By Jonah Nyoni
THE 21st century is driven mainly by the ability to use core or critical competencies to stay competitive in the face of complexity, change and competition. Indubitably, all great organisations especially the technology-driven ones have proved beyond reasonable doubt that it’s no longer business as usual. In fact, it’s no longer skills and qualifications alone that are needed, but there has to be more; there is a need for cut-thought leadership. The writer has been privileged to have extensively researched the subject of leadership and personal competencies. Additionally, he has interviewed a number of experts on the subject. This paper delves into those competencies that are needed for the effectiveness of an organisation and how these competencies can be developed in individuals. Daniel Golemen (1998), who has written widely on emotional intelligence classifies these competencies into two, namely personal competencies and social competencies. Personal competencies define the inner rudder that determines individual paradigm (Proctor, 2020), mental models (Peter Senge, 2014), agility and emotional intelligence (Travis Bradbery, 2017). Goleman says personal competencies include self-awareness, self-regulation, and motivation. These three layers build up sub-strata such as emotional awareness, self-assertiveness or confidence, accurate assessment, adaptability, innovation, adeptness, self-control, self conscientiousness, commitment, optimism, determination, and drive.
Social competencies are building upon empathy and social skills. These are further sub-divided into issues such as team capabilities, leadership, developing and understating others, communication and conflict management. All these competencies can be developed. Some people are born with some of those traits which need to be developed and cultivated over time.
The above can be grouped into what has been termed soft skills. The other competencies are classified under hard skills. These are actions such as SWOT analysis tool; budgeting, setting programmes, procedures and processes, training and development, motivation, good leadership and control. These must be exhibited by managers and co-managers in the execution of a strategy.
According to Richard Rumelt (2011), the strategy process includes diagnosis, policy formulation and implementation. That three-tier process needs hard skills. These actions also enable an organisation to cultivate a potential competitive advantage. A sound competitive advantage gives an organisation power to outwit rivals and enjoy market leadership and a bigger market share. Failure to display these actions may lead an organisation to fail and it can be easily booted out of business by rivals.
According to Admad S and Schroeder R (2013), competencies are internal activities that make a company perform better than other internal activities. Core competencies are well-performed internal activities that are central to a company’s strategy, competitiveness, professionalism, proficiency and profitability. On the other side, a distinctive competence is a competitively valuable activity or action that makes a company perform better than its rivals. Examples of core competencies include:
Skills in manufacturing a high-quality product.
System to fill customer orders accurately and swiftly. Better after-sale service capability,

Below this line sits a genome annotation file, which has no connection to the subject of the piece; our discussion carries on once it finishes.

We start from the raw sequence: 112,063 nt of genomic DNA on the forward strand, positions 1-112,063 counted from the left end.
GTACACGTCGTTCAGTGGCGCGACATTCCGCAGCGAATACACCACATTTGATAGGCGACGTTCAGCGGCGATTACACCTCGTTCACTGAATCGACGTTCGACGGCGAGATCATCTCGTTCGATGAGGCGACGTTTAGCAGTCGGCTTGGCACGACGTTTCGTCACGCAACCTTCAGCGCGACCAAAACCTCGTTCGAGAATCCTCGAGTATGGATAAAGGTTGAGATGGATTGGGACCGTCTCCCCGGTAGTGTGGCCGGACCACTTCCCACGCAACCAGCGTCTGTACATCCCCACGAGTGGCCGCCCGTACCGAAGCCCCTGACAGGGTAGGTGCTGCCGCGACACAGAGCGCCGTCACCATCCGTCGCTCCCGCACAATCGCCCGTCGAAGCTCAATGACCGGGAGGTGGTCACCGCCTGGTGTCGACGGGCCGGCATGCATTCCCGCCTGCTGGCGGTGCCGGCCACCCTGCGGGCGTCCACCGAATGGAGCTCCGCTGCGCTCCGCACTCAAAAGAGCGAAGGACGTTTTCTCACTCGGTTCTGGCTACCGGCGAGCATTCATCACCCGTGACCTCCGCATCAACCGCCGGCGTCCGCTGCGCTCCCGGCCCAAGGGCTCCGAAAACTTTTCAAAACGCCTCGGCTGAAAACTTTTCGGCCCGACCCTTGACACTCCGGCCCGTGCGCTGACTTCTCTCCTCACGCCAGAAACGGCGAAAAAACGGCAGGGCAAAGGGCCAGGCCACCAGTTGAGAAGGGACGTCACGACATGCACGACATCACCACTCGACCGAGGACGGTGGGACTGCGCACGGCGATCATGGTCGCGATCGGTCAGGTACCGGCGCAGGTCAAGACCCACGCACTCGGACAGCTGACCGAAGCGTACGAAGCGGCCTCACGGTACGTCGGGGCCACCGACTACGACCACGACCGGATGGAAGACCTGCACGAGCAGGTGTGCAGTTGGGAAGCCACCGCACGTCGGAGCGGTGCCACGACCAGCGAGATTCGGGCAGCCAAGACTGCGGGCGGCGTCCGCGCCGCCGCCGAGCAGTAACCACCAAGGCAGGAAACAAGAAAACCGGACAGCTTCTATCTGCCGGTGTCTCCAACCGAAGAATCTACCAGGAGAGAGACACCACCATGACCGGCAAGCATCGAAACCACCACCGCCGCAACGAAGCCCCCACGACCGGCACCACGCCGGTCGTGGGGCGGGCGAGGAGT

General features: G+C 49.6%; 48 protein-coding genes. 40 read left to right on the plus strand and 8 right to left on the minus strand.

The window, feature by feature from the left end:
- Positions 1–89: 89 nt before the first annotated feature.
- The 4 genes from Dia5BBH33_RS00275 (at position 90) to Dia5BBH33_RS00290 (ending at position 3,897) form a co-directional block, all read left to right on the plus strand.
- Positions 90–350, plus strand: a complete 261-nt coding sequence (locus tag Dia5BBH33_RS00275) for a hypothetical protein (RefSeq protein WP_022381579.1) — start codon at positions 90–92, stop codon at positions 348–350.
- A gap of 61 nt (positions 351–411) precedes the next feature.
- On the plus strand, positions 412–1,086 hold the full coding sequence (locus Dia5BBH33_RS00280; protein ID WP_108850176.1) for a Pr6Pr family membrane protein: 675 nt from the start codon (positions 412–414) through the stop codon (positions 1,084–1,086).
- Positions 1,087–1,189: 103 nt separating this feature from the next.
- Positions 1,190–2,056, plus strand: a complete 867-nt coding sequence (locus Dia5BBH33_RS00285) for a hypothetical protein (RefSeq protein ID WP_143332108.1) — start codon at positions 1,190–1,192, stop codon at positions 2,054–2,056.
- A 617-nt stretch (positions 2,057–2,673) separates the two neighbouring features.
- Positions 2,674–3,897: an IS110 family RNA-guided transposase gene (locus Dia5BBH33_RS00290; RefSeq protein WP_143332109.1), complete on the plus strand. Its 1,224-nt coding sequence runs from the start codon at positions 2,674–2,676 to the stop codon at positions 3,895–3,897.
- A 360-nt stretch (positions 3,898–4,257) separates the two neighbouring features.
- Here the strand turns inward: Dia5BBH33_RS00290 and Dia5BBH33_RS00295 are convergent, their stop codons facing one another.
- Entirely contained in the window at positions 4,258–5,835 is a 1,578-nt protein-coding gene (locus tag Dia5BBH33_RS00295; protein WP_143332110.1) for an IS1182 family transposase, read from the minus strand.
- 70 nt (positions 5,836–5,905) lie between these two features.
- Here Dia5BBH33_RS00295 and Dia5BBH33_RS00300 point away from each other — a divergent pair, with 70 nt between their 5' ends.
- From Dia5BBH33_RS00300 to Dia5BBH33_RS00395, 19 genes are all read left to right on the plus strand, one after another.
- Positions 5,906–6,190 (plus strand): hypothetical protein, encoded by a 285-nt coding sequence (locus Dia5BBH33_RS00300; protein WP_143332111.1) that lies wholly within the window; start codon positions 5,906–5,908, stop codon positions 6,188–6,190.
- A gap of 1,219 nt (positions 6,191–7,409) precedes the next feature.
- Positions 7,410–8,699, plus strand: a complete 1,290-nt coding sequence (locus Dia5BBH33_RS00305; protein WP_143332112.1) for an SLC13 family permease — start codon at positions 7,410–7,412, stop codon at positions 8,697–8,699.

Superior know-how in selecting good retail locations. Innovativeness in developing popular product features.
Expertise is important in technology.
Eye for detail
The other competency is the ability to scan the environment. In my interview with Busisa Moyo (CEO at the United Refineries Limited) he said this is the ‘eye for detail’. In another interview, Linda Ntuli (author and speaker) said it is the ability to eye the next bounce of the ball. When the external environment is subject to rapid change, internal resources and capabilities offer a more secure basis for strategy development and execution. Resources and capabilities are the primary sources of profitability. Therefore, they should be determined before the execution of a strategy. Environment scanning is an eye-opener that assists managers on strategic moves an organisation should adopt to have a strategic fit. Environmental scanning also helps to see who the competitors are. This is also called the competitive analysis or Porter Five Forces.
Parting Point: Competencies are what the firm employs to transfer or convert inputs into outputs. Managers in an organisation should display environmental analytical actions so as to determine the SWOT (strengths, weaknesses, opportunities and threats) position of an organisation. Actions such as the capability to combine tangible and intangible resources, using organisational processes to attain the desired end. For example, outstanding customer service, excellent product development capabilities, innovations of product and service should be done by managers and co-managers as this spearheads the accomplishment of organisational expectations. Tools such as the SWOT analysis are used by managers or co-managers to look for potential resource strengths which can drive an organisation towards success, potential resource weaknesses which must be eliminated since it acts as a drawback in achieving a competitive advantage for an organisation, potential company opportunities, which can be exploited by an organisation to achieve success in all its endeavors. Lastly, potential external threats need to be identified because they act as drawbacks in achieving organisational objectives. Next week I will bring part two of this article.